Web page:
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Wellington, Somerset

Wellington is a small market town in rural Somerset, a county in the west of England, situated 7 miles south west of Taunton in the Somerset West and Taunton district, near the border with Devon, which runs along the Blackdown Hills to the south of the town. The town has a population of 14,549, which includes the residents of the parish of Wellington Without, the villages of Tone and Tonedale. Known as Weolingtun in the Anglo-Saxon period, its name had changed to Walintone by the time of the Domesday Book of 1086. Wellington became a town under a royal charter of 1215 and during the Middle Ages it grew as a centre for trade on the road from Bristol to Exeter. Major rebuilding took place following a fire in the town in 1731, after which it became a centre for cloth-making. Wellington gave its name to the first Duke of Wellington, Arthur Wellesley, commemorated by the nearby Wellington Monument. Following his victory at the Battle of Talavera in the Peninsular War, Arthur Wellesley was offered a peerage.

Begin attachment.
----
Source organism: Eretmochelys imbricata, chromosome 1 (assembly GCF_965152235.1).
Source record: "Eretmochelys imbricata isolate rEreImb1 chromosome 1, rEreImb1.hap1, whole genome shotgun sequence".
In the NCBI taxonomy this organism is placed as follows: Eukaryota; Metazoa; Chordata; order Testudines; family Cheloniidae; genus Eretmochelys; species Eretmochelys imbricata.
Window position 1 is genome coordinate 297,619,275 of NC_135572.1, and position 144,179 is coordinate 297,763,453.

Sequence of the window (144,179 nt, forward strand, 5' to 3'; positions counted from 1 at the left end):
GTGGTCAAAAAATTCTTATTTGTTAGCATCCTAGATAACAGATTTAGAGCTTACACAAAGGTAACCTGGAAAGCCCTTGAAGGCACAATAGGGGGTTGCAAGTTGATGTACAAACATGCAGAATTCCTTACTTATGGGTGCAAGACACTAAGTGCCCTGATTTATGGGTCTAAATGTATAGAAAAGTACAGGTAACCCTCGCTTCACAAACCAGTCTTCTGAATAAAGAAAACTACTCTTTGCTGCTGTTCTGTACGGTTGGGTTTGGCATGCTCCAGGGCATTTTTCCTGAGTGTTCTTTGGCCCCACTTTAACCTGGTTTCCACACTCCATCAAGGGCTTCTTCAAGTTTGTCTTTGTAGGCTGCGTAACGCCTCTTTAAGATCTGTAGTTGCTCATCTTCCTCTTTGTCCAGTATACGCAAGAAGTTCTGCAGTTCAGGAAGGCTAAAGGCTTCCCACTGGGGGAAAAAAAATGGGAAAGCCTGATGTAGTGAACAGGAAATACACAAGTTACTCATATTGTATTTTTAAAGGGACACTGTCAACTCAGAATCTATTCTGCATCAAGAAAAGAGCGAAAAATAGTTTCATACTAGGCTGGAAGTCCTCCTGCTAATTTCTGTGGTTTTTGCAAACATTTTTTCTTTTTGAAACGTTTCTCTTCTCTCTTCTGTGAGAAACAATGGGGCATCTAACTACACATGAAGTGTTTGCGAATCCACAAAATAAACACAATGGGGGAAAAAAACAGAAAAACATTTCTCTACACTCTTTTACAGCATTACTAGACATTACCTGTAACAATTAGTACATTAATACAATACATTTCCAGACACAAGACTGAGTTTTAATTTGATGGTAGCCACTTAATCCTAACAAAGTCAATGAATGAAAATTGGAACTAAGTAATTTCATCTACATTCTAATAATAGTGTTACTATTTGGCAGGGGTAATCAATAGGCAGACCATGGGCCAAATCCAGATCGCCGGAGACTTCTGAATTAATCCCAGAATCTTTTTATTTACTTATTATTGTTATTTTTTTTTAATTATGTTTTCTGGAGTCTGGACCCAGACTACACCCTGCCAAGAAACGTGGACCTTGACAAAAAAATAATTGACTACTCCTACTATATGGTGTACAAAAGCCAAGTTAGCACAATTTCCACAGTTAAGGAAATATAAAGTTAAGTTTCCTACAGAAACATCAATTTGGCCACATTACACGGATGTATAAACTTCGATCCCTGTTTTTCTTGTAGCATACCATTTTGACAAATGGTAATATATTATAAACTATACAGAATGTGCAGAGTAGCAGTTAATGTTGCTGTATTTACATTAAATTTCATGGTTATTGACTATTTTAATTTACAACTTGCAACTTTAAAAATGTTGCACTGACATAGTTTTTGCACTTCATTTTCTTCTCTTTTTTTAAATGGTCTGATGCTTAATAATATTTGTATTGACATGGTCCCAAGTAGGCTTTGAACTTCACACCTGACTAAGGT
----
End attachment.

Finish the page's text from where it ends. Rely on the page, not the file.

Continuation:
The question was. His brother, Richard Wellesley, Earl of Mornington, looked around and discovered that a manor in the parish of Wellington was available, it was reasonably close to the family name. Because Arthur was still in Spain in command of the army fighting the French, Richard oversaw the purchase. By this process Arthur therefore became Marquess of Wellington. According to the book Wellington as Military Commander by Michael Glover, Arthur Wellesley first signed himself'Wellington' on 16 September 1809. At the Battle of Waterloo in 1815, Arthur Wellesley was further elevated to the peerage rank of the Duke of Wellington. At the time he became Ambassador to France, The London Gazette of 4 June 1814 refers to him as having that title but suggests that it was granted by warrant on 25 August 1812; the Grand Western Canal reached the town in 1835 and the Bristol and Exeter Railway in 1843. The town's own railway station survived until 1964. Wellington was home of Fox and Company, the last commercial bank permitted to print their own sterling banknotes in England and Wales.